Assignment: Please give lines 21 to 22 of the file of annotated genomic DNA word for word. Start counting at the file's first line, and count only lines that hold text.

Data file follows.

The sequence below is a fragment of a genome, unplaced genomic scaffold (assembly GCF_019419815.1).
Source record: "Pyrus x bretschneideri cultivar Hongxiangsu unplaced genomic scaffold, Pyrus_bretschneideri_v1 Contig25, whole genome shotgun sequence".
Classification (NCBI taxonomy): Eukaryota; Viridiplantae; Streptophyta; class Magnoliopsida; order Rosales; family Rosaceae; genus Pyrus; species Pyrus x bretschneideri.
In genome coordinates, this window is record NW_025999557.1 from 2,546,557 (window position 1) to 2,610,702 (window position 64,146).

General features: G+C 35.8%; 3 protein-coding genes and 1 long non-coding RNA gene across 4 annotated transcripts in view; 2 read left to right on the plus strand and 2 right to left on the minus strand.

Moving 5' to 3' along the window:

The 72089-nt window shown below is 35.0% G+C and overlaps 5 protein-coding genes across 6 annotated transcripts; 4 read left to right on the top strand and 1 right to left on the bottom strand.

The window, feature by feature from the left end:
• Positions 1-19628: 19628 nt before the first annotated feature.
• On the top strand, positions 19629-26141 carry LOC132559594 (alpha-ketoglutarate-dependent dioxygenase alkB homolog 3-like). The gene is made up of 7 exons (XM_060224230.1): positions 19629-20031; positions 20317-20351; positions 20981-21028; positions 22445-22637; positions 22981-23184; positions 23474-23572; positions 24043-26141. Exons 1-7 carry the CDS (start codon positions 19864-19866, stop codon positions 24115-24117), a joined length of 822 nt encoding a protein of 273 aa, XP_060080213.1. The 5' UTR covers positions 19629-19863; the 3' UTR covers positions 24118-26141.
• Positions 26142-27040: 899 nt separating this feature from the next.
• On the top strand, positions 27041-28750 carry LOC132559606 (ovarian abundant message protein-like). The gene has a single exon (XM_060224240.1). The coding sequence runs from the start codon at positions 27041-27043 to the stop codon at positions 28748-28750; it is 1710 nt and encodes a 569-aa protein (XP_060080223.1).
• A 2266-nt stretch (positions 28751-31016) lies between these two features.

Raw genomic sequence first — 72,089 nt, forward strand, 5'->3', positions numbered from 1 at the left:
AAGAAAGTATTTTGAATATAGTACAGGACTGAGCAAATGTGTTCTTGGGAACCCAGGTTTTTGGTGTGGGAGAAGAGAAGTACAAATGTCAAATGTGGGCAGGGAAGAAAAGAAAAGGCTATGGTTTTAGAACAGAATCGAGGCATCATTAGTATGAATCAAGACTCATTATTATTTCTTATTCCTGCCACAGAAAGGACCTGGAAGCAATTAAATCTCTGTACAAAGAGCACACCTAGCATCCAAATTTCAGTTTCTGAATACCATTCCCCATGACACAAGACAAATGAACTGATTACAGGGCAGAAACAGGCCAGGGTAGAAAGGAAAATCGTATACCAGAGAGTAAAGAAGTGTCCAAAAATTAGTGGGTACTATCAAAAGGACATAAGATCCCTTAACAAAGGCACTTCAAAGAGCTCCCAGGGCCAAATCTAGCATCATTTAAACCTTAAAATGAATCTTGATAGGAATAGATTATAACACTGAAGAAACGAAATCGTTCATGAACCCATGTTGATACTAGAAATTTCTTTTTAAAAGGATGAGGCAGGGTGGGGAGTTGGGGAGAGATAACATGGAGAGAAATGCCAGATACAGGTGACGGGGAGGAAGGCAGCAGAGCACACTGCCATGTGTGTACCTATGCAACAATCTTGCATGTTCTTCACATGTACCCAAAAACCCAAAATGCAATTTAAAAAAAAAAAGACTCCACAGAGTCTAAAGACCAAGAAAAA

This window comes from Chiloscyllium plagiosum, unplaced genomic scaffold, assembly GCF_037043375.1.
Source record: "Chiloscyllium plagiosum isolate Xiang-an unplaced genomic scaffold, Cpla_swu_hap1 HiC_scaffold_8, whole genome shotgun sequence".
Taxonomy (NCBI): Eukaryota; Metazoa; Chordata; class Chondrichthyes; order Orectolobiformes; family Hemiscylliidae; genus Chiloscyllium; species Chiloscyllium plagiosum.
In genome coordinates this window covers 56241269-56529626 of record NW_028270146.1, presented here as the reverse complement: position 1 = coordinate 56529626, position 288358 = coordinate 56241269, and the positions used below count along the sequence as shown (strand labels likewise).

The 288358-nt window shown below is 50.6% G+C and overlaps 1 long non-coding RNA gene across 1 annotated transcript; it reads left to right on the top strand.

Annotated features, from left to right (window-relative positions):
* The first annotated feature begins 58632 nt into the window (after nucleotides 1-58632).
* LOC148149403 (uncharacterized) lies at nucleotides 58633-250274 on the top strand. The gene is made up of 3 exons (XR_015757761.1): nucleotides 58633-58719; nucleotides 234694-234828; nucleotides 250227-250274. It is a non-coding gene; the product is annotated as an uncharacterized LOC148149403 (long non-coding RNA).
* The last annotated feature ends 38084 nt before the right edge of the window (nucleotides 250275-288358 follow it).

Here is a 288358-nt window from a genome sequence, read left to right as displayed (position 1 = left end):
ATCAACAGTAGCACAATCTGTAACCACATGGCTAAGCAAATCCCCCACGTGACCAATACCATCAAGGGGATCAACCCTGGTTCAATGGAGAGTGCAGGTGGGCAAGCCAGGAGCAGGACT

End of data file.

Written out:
Annotated features, from left to right (window-relative positions):
* The first annotated feature begins 58632 nt into the window (after nucleotides 1-58632).